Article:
When writing a history of Scotland, how do you decide what to leave out and what to include?Far more than a research monograph, writing a history of Scotland compounds problems of what to leave out and what to include. Sins of omission tend to outweigh sins of commission. Initial notions that I could rework lecture notes from over four decades teaching Scottish history were soon jettisoned. The explosion of scholarship, both disciplinary and interdisciplinary, meant that what may have sufficed in the 1970s certainly did not in the 2010s. The intellectual spine of the book is firmly set in the historical discipline with written records accorded primacy over theoretical approaches. Historical understanding is greatly enhanced by archaeology in the medieval period, by social sciences in the early modern period and by literary criticism in the modern and contemporary period. At the same time affiliated historical disciplines in art and architecture, economics, law and religion give greater depth and colour to the general narrative.
Interdisciplinary approaches are particularly vital for the early Middle Ages where there is a pronounced paucity of historical records. Archaeology from the ground up serves as a practical check to a top down historical focus on social elites. Place name evidence is also invaluable in tracing settlement patterns as well as social structures, commercial exchanges and religious observances. Nevertheless, there is a danger of interpreting such evidence in a diffusionist manner that presumes greater influence on Scotland from the south and the west rather than from the east and north. Moving into the later Middle Ages, cultural and gender studies are having an increasing impact on historical analysis. But this had tended to over-emphasise elite history headed up by kings, queens and the church. A lack of Latin among the current crop of historians may account in part for this development, but not for the declining interest in the forensic scrutiny of under-used written records, such as monastic rent-rolls, which give a less elitist perspective on life in the fields, mines and salt-pans, and fishing-boats of Scotland.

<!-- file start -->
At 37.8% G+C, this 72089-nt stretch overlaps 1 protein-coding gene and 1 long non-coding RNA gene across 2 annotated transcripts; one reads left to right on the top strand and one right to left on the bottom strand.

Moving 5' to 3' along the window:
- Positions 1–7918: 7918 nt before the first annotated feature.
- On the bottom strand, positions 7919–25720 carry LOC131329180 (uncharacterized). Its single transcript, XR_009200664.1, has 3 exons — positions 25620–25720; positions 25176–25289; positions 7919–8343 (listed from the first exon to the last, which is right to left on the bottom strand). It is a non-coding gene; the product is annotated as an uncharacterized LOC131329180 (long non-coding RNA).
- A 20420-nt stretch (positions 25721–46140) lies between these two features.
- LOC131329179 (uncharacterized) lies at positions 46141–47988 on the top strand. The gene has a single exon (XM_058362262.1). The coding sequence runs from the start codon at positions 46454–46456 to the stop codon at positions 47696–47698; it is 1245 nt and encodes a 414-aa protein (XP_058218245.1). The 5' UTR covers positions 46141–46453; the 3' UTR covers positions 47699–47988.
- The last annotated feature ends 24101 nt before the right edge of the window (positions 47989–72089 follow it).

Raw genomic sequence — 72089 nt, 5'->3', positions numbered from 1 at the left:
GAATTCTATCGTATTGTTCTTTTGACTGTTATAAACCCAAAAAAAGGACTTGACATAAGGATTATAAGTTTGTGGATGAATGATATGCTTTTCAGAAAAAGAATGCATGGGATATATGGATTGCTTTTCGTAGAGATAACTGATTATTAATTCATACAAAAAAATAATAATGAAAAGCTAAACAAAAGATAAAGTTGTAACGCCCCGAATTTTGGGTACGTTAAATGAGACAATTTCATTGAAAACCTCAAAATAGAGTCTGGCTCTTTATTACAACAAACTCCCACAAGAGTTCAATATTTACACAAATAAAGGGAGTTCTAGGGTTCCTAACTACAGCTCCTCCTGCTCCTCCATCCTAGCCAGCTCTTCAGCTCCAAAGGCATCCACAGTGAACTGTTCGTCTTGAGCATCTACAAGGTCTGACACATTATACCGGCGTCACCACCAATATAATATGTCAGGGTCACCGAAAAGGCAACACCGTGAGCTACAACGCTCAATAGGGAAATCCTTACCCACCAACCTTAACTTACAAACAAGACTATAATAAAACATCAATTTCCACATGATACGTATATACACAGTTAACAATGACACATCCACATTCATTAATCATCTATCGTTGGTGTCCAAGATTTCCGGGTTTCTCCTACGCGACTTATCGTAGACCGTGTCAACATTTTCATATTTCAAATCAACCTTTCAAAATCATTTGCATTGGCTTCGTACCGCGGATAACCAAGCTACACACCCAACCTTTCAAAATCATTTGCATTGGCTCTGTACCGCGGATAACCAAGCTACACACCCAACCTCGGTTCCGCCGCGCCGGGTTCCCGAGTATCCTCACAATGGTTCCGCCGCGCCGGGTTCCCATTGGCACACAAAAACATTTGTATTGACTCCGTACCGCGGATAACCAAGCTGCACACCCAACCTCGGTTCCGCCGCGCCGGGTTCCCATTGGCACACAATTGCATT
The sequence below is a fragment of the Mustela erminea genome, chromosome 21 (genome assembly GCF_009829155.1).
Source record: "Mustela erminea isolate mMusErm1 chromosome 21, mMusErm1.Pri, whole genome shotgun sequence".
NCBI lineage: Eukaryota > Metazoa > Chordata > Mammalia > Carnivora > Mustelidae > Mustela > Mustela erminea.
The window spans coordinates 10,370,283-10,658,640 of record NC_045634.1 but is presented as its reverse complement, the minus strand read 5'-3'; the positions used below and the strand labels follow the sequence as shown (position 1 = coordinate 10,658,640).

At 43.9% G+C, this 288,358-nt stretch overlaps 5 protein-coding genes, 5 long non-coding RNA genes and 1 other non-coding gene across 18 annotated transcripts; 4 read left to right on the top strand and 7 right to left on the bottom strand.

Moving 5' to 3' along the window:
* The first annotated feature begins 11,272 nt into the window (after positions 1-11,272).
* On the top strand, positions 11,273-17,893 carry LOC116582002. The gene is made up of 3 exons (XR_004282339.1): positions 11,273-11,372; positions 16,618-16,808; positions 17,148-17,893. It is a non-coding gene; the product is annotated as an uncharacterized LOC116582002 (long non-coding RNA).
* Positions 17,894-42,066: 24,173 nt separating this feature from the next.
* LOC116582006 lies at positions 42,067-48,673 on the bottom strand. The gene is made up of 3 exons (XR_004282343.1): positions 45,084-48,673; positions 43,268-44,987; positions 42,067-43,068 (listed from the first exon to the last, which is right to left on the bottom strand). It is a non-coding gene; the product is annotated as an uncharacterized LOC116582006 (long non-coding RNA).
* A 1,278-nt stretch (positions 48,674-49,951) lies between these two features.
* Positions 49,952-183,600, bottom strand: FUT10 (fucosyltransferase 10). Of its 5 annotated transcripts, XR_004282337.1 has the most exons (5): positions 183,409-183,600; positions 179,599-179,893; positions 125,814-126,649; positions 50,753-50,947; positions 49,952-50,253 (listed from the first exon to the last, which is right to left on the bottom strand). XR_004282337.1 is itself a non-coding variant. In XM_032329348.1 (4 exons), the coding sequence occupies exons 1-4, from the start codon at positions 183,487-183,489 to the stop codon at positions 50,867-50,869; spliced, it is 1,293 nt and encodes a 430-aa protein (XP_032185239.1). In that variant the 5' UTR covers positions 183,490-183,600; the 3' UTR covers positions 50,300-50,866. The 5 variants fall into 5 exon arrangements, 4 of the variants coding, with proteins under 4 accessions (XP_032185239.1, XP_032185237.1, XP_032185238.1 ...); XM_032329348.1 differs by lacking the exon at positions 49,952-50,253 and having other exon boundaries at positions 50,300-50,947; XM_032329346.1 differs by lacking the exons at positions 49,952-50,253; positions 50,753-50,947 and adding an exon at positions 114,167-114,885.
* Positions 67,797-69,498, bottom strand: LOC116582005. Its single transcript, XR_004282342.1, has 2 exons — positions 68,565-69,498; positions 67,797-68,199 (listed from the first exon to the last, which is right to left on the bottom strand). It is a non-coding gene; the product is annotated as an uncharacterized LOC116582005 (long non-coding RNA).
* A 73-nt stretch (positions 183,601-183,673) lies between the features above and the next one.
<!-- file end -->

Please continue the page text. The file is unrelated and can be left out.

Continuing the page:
Image credit: Dunnottar Castle by Eduardo Unda. Available on Wikimedia Commons via CC BY 2.0.
Such transoceanic engagement requires particular emphasis to three approaches. A History of Scotland has to focus on integration rather than isolation, notably with respect to longstanding and revitalised ties to Scandinavia and continental Europe, notwithstanding Union and Empire. Any history of Scotland must seek to integrate domestic and colonial developments. Scotland was not exempt from the inflation which afflicted all of Europe following the discovery of gold and silver in South America in the sixteenth century. The Union of 1707 was shaped by commercial networking overseas no less than by party politics in Edinburgh and London. Retreat from Empire and the increased centralisation of the British State did much to fuel the rise of the nationalist movement now ensconced as the Scottish National Party (SNP), the party of government in Scotland.
Any history of Scotland must seek to integrate domestic and colonial developments.